Ladies They Talk About (1933, dir. William Keighley and Howard Bretherton) is a little different. In it, Nan Taylor (Barbara Stanwyck) is the decoy in a bank robbery, orchestrated by her and her gang. After getting caught, she confesses her guilt to radio personality and evangelist David Slade (Preston S. Foster), who, despite being in love with her, ends up turning her in. At San Quentin State Prison, her smart-talking, no-nonsense ways get her into trouble right from the off – nothing she can’t handle though. ‘Sister’ Susie (Dorothy Burgess), a David Slade devotee, gets angry when Nan turns off his radio show as soon as she walks in and the two of them begin their on-going feud. Nan strikes up a friendship with Linda (Lillian Roth) right away, who ends up telling her all about the inmates as well as the prison’s facilities. In the washroom, we’re introduced to the ‘butch’ inmate – uncredited – sporting a suit and smoking a cigar. ‘Watch out for her, she likes to wrestle’, Linda tells Nan, after which, our lesbian inmate turns around and gives Nan the eye, before walking out. In a later scene, she’s seen in a montage flexing her arms, much to the admiration of her cellmate (girlfriend?).

What I like about these two films and these characters is that, even though they enjoy a relatively short screentime, they do not go unnoticed. They get their point across, even if at times they succumb to being a stereotype (hey, it was the 1930s), and they’ve undoubtedly made their mark and helped shape LGBT cinema. Hell’s Highway and Ladies They Talk About are just two of them, however, and there is so much LGBT stuff to get through, especially in Pre-Code. I mean, who can forget Marlene Dietrich in that scene from Morocco (1930)? But that’s for another post.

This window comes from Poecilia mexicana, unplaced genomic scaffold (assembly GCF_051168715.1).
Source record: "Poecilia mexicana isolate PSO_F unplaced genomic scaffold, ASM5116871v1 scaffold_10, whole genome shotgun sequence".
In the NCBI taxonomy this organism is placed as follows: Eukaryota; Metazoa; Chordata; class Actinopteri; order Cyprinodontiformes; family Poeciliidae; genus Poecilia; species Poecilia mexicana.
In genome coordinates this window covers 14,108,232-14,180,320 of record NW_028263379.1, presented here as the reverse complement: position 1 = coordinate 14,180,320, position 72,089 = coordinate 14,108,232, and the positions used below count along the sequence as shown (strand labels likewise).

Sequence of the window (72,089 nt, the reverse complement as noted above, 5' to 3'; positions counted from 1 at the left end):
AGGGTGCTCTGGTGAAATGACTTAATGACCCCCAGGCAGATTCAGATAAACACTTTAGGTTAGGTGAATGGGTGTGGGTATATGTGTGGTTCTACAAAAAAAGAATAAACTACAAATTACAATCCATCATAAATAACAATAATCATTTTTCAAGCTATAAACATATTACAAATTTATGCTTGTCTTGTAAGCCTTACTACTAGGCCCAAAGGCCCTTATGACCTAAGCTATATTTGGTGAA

Johnny Guitar (1954): Guilty Pleasure? Nah


Johnny Guitar (dir. Nicholas Ray), the Casablanca of westerns, is a psychological melodrama that often gets overlooked and unfairly dismissed. It’s not the greatest of westerns by any means but it’s a darn good film nonetheless. And I love how utterly, outrageously fabulous it is. I love Vienna (Joan Crawford), a strong-willed, unapologetic badass, and one of Crawford’s greatest creations; I love her outfits (the Queen of Fabulous has never looked more fabulous!), and Sterling Hayden is always a joy to watch. Not to mention that it’s got some of the best dialogue ever – ‘I searched for you in every man I met’, in particular, is a wonderful line. Is Johnny Guitar a guilty pleasure? Nah, just a pleasure.